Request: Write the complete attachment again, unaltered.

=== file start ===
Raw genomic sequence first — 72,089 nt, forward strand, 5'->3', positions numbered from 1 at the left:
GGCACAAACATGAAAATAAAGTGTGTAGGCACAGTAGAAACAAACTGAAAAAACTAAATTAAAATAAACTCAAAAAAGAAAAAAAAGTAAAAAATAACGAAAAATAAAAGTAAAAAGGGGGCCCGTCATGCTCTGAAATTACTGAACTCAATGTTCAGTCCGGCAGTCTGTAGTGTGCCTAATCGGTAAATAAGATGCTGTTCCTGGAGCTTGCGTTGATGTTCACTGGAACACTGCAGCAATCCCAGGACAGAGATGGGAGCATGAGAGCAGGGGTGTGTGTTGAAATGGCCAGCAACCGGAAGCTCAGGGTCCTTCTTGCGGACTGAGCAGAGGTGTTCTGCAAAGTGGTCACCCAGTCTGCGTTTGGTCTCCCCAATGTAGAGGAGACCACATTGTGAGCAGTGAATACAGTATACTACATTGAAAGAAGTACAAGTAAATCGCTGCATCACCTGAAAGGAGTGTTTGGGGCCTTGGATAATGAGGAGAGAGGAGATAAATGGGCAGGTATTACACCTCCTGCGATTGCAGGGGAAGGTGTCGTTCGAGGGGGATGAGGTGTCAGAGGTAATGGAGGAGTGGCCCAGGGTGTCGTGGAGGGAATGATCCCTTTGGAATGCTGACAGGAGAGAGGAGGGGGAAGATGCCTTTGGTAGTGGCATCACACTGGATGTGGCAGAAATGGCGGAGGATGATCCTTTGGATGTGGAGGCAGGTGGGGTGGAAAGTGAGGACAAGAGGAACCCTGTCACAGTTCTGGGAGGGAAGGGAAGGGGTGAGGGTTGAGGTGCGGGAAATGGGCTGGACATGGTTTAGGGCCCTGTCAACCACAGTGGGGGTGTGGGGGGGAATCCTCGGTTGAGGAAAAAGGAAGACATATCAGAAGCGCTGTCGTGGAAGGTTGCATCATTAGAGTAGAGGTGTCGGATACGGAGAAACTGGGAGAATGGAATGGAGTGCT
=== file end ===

Raw genomic sequence first — 72,089 nt, forward strand, 5'->3', positions numbered from 1 at the left:
GGCACAAACATGAAAATAAAGTGTGTAGGCACAGTAGAAACAAACTGAAAAAACTAAATTAAAATAAACTCAAAAAAGAAAAAAAAGTAAAAAATAACGAAAAATAAAAGTAAAAAGGGGGCCCGTCATGCTCTGAAATTACTGAACTCAATGTTCAGTCCGGCAGTCTGTAGTGTGCCTAATCGGTAAATAAGATGCTGTTCCTGGAGCTTGCGTTGATGTTCACTGGAACACTGCAGCAATCCCAGGACAGAGATGGGAGCATGAGAGCAGGGGTGTGTGTTGAAATGGCCAGCAACCGGAAGCTCAGGGTCCTTCTTGCGGACTGAGCAGAGGTGTTCTGCAAAGTGGTCACCCAGTCTGCGTTTGGTCTCCCCAATGTAGAGGAGACCACATTGTGAGCAGTGAATACAGTATACTACATTGAAAGAAGTACAAGTAAATCGCTGCATCACCTGAAAGGAGTGTTTGGGGCCTTGGATAATGAGGAGAGAGGAGATAAATGGGCAGGTATTACACCTCCTGCGATTGCAGGGGAAGGTGTCGTTCGAGGGGGATGAGGTGTCAGAGGTAATGGAGGAGTGGCCCAGGGTGTCGTGGAGGGAATGATCCCTTTGGAATGCTGACAGGAGAGAGGAGGGGGAAGATGCCTTTGGTAGTGGCATCACACTGGATGTGGCAGAAATGGCGGAGGATGATCCTTTGGATGTGGAGGCAGGTGGGGTGGAAAGTGAGGACAAGAGGAACCCTGTCACAGTTCTGGGAGGGAAGGGAAGGGGTGAGGGTTGAGGTGCGGGAAATGGGCTGGACATGGTTTAGGGCCCTGTCAACCACAGTGGGGGTGTGGGGGGGAATCCTCGGTTGAGGAAAAAGGAAGACATATCAGAAGCGCTGTCGTGGAAGGTTGCATCATTAGAGTAGAGGTGTCGGATACGGAGAAACTGGGAGAATGGAATGGAGTGCT